Over 200 Reasons to be Careful

Thursday, April 12, 2018
By Martin Myall

COS Portuguese man-o-warThere have been over 200 Portuguese men’o’war sightings on the Costa Tropical; some just off the beach, others washed up on them.

What experts want to convey, however, is despite their fearsome reputation, the sting is not fatal – bloody painful, but not fatal.

Another thing is, their tentacles, even when detached, can still deliver a sting, so no playing football with them in your flip-flops.

One of the experts in question is Karen Kienberger, who has a masters’ degree in oceanography from the UCA and is doing a doctorate on jellyfish along our coastline and has been collecting data on their presence, between Cerro Gordo and Calahonda since February.

Another expert is Laura Prieto, who is a distinguished researcher at the Instituto de Ciencias Marinas de Andalucía, who is on first name terms with pretty much every Portuguese man’o’war in the area… She has been tracking how these creatures are brought in by ocean currents to the Mediterranean via the Gibraltar Straits.

One of the reported sightings that was sent into the facebook account that Karen Kienberger runs was an incident involving a young woman whose dog had been stung on Playa San Cristóbal in Almuñécar.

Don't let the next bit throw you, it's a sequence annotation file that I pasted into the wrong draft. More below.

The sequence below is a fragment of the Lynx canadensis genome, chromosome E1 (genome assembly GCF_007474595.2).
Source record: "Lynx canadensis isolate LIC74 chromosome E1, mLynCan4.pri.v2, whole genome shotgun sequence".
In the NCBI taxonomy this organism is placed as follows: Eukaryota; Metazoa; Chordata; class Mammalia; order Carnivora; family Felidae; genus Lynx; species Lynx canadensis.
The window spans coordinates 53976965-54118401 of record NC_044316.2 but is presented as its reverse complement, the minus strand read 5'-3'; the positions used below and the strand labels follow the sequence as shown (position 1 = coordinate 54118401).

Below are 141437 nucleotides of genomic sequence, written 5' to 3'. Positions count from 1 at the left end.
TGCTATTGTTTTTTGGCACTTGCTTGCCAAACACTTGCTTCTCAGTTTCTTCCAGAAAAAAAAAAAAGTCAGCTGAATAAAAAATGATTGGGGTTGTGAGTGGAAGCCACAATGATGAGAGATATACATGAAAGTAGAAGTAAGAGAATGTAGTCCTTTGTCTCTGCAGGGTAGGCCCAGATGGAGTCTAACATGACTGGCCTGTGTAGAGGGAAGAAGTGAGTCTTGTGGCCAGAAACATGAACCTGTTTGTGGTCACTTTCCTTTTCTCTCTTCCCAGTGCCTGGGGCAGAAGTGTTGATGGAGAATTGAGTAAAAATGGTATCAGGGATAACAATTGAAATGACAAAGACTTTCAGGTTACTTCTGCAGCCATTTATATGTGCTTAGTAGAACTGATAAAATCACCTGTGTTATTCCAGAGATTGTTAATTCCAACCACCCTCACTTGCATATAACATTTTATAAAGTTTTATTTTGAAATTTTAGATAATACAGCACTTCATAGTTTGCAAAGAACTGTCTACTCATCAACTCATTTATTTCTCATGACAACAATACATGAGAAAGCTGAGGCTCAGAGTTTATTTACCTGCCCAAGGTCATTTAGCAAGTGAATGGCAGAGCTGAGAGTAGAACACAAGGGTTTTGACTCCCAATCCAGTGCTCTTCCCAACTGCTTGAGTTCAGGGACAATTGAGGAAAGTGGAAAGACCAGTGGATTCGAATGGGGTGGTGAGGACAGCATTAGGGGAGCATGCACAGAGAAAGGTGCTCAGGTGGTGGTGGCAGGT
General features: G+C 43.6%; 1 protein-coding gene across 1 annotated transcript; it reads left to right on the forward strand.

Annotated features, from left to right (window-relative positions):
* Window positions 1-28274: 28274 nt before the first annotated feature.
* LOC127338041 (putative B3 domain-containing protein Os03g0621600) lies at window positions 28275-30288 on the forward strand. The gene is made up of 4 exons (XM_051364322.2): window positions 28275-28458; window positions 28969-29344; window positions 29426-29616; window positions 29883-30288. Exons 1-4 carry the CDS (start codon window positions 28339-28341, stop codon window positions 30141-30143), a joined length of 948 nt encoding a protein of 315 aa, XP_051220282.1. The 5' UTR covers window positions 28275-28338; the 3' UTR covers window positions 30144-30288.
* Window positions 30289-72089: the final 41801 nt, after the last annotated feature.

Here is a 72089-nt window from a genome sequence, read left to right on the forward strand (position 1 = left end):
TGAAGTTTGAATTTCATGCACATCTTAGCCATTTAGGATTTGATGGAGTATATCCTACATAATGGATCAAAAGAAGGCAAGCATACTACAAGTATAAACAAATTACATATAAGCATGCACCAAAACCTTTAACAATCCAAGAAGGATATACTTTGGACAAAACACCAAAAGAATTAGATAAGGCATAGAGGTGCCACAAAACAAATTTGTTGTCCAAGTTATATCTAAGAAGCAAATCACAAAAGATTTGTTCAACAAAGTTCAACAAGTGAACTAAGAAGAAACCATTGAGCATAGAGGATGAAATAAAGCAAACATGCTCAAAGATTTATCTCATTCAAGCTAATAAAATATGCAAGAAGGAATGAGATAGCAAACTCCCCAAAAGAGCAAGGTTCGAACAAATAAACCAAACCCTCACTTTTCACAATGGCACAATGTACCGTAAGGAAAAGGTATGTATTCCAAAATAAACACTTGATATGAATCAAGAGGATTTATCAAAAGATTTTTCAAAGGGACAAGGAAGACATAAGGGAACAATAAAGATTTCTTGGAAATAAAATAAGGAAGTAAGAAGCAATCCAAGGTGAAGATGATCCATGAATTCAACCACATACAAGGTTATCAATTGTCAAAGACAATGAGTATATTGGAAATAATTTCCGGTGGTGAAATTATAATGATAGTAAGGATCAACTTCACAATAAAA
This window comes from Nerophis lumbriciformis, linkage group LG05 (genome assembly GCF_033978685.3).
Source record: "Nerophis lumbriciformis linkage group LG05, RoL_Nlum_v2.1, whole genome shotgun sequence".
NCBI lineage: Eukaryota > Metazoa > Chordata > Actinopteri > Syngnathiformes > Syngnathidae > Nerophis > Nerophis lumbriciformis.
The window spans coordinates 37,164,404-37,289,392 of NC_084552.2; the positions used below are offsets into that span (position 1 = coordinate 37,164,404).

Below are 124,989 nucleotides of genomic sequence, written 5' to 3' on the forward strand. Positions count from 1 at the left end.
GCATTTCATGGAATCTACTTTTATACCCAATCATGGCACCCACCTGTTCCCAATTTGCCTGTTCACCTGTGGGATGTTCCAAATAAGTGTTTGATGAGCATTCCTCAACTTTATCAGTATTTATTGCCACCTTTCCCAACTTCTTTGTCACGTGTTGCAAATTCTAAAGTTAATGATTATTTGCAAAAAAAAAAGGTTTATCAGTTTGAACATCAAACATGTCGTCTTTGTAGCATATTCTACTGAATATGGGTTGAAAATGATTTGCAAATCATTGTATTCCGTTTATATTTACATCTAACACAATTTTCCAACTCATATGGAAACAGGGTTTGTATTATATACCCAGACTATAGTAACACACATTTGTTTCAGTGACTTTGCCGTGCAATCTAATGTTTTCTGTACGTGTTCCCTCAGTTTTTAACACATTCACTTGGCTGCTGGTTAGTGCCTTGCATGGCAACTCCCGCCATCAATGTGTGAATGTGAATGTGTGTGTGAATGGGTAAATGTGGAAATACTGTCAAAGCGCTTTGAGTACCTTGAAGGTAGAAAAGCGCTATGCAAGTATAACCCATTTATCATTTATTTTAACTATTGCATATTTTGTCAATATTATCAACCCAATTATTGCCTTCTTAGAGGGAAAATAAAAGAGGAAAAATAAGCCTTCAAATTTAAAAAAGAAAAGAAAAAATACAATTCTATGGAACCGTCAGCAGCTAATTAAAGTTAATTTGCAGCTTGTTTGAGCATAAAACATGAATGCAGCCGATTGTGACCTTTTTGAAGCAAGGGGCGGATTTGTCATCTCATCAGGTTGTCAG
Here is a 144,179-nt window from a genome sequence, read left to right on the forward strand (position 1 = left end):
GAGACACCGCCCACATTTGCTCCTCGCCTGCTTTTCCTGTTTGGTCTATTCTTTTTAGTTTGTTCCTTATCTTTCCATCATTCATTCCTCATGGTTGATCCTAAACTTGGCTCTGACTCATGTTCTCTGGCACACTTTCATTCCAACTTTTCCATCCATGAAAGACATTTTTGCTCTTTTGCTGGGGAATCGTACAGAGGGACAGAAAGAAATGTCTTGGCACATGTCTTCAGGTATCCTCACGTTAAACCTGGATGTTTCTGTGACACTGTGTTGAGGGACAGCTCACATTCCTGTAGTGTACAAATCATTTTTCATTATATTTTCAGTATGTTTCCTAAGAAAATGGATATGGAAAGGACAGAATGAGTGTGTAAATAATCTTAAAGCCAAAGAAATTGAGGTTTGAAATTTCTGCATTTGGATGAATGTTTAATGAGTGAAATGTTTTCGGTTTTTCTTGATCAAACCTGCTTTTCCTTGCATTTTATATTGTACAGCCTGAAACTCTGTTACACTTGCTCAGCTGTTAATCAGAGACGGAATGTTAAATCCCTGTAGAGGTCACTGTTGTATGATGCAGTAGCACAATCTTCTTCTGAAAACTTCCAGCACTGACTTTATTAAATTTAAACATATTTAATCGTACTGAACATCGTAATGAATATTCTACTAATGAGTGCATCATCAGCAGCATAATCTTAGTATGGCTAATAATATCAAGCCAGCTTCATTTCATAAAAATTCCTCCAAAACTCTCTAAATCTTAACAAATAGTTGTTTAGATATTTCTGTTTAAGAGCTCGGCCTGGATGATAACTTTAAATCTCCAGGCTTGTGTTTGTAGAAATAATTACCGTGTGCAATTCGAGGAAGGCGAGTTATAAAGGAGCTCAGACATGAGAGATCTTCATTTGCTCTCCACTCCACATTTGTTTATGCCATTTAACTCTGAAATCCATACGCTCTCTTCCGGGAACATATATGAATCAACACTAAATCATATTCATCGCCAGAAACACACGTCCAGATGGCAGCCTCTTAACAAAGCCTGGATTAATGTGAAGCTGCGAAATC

Although the sting is not fatal, if you bump into one whilst out swimming, the neurogenic shock could possibly cause you to drown. In the sea, however, they are relatively easy to spot because they have a kind of dorsal sail.

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The good thing is that this is the time of year that they appear, when only lunatics bathe in the sea – our apologies to our Nordic readers… In the summer it would be very unusual to come across one as they don’t breed in the Med so once they’re here, they die off within months.

There have been years where there were greater numbers; 2010 was one of them, when 100,000 of them were logged in two weeks. However, in the last five years there have been no sightings until now; hence this warning. It’s the Westerly (poniente) gales that bring them in.

So, what to do? If you’re in the water, don’t approach to get a better look because their tentacle can be up to 10 metres long. Secondly, if you get stung, get the hell out of the water so that if you do black out, you won’t drown at least.

And lastly, don’t touch the sting area as the tentacles, which tend to wrap around you, will deliver more stings.

(News: Costa Tropical, Granada, Andalucia)

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